Its MLAs and ministers have been accused of impropriety, immorality and corruption. Now no one in the AAP talks of making sting videos of corrupt officials. Kejriwal and his party leaders have stopped harping on their anti-VIP stance.

They have comfortably settled down in the lavish bungalows allotted to them while during the first term of the AAP government in 2013-’14, it was a big issue and Kejriwal had refused to accept a bungalow as his official residence. The AAP leaders and ministers have been alleged of having fake degrees, of taking bribes and high-handedness in public life.

So much for the AAP going to the Punjab and Goa voters with a clean image.

Punjab has seen successive governments of the Congress and the BJP-SAD combine. The state has politicians with serious corruption and criminal charges against them. Corruption and political patronage of the drug menace in the state are the major election issues this time around.

Goa has the same story – state governments alternating between the Congress and the BJP. Goa, too, has politicians and ministers with serious criminal and corruption charges against them. Corruption and drug abuse are major electoral issues here too.

The AAP sees a chance in both these states. It would stand to gain if it could make the people of these states believe that it is a viable alternative to the Congress and BJP as it did in Delhi.

And so, the party will look to effect a course correction. The party has a strong position on corruption and impropriety and the recent purges should be seen in this context.

Delhi’s social justice and women and child development minister Sandeep Kumar is the second senior AAP leader the party has purged in the recent days after the party’s Punjab chief Sucha Singh Chhotepur. Chhotepur was removed as the AAP’s Punjab convener last week after a video clip surfaced showing him accepting money for allotting tickets.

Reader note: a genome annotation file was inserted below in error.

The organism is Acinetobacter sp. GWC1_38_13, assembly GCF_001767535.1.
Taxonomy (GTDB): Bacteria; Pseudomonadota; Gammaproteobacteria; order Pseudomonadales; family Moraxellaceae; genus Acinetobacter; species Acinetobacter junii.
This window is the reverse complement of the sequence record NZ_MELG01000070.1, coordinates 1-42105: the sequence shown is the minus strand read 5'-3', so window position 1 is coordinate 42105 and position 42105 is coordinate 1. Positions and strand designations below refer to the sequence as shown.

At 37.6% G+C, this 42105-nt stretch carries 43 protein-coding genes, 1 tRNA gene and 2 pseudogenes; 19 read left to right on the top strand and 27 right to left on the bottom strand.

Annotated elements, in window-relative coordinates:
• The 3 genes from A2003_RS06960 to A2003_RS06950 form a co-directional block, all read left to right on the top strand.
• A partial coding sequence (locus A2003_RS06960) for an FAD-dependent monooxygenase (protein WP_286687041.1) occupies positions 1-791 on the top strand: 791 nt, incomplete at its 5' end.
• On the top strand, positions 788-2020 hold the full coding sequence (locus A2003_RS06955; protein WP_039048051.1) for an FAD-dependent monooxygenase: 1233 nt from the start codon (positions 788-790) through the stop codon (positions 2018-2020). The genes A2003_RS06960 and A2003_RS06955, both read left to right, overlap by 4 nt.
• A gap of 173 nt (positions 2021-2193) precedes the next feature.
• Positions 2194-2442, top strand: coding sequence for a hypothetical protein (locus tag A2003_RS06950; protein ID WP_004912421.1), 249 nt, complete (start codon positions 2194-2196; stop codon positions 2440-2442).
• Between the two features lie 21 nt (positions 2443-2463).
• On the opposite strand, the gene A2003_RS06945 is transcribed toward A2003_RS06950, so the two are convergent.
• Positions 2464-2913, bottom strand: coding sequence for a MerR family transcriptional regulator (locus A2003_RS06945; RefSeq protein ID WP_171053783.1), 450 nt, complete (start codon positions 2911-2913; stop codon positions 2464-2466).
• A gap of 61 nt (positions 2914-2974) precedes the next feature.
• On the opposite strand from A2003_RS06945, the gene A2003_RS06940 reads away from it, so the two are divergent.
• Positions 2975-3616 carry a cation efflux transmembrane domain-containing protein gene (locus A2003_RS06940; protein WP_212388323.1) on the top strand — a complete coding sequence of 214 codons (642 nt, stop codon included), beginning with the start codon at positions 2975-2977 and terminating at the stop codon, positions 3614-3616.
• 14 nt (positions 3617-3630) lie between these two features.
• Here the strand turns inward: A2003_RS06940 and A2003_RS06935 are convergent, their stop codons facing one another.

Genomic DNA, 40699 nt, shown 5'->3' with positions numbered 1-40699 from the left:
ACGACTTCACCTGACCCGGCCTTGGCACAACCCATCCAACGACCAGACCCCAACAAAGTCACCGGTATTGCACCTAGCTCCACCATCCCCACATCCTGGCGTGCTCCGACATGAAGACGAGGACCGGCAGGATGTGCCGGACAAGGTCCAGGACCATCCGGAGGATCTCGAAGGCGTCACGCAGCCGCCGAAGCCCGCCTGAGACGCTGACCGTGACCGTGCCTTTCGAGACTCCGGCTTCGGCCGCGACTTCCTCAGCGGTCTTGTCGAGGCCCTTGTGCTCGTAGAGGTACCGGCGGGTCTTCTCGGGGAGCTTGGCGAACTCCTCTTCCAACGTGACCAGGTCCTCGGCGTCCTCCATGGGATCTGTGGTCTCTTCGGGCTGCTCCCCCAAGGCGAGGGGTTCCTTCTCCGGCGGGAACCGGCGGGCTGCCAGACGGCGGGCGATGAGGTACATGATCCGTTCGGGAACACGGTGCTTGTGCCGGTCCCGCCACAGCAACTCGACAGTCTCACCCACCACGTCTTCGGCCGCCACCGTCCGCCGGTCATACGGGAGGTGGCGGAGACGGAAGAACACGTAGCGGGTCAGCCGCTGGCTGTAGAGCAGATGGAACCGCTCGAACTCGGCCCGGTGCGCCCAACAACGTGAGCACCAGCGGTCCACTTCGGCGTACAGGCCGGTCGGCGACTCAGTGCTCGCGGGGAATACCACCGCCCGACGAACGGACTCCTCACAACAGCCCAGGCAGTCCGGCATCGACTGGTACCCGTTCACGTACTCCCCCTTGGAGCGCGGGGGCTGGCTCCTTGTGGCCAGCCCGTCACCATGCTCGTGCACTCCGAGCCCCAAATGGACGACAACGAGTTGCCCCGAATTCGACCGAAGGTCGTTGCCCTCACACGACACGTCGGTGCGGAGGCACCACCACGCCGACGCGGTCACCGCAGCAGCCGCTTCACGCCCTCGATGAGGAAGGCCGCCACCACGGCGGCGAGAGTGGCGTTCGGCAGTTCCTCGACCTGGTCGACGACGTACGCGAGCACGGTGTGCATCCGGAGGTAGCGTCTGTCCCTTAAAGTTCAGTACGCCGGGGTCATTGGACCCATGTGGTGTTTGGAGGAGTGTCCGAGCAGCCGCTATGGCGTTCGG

Kumar was sacked on August 31 after a CD surfaced allegedly showing him in compromising position with a woman.

Both Chhotepur and Kumar have tried to play the victim card. Chhotepur said he would not leave the AAP on his own as the clip was a conspiracy to defame him. Kumar said he was not in the clip and he was being targeted because he was a Dalit.

Truth will only come out after a thorough probe but Kejriwal has taken a hard line, saying that Kumar has betrayed “the AAP movement”. This is how the Delhi CM reacted on Twitter after he came to know of the allegations against Kumar:


The important thing is the message such acts by the party chief convey – messages that the AAP would like to drive home, something that the party tries to do after every such incident, as it did after the sacking another cabinet minister of Delhi, Asim Ahmed Khan, on corruption allegations in October 2015. That message is: the AAP follows zero intolerance to corruption as a founding policy and dares others to do so.

Our political culture has been that parties seldom act on corruption allegations on their leaders, even if several court cases are lodged against them. People facing allegations of corruption, rape and murder are made ministers. A conscious voter never likes it, whether he is from the lower stratum of the society or from the elite class. The same consciousness of the voters handed the AAP its massive victory in Delhi.

The AAP is trying to send the same message to the voters in Punjab and Goa as well because the party knows the advantage that it has – the controversies associated with it in Delhi can easily be played down when seen in comparison with controversies associated with the Congress and BJP leaders in Goa, and the Congress and SAD-BJP leaders in Punjab.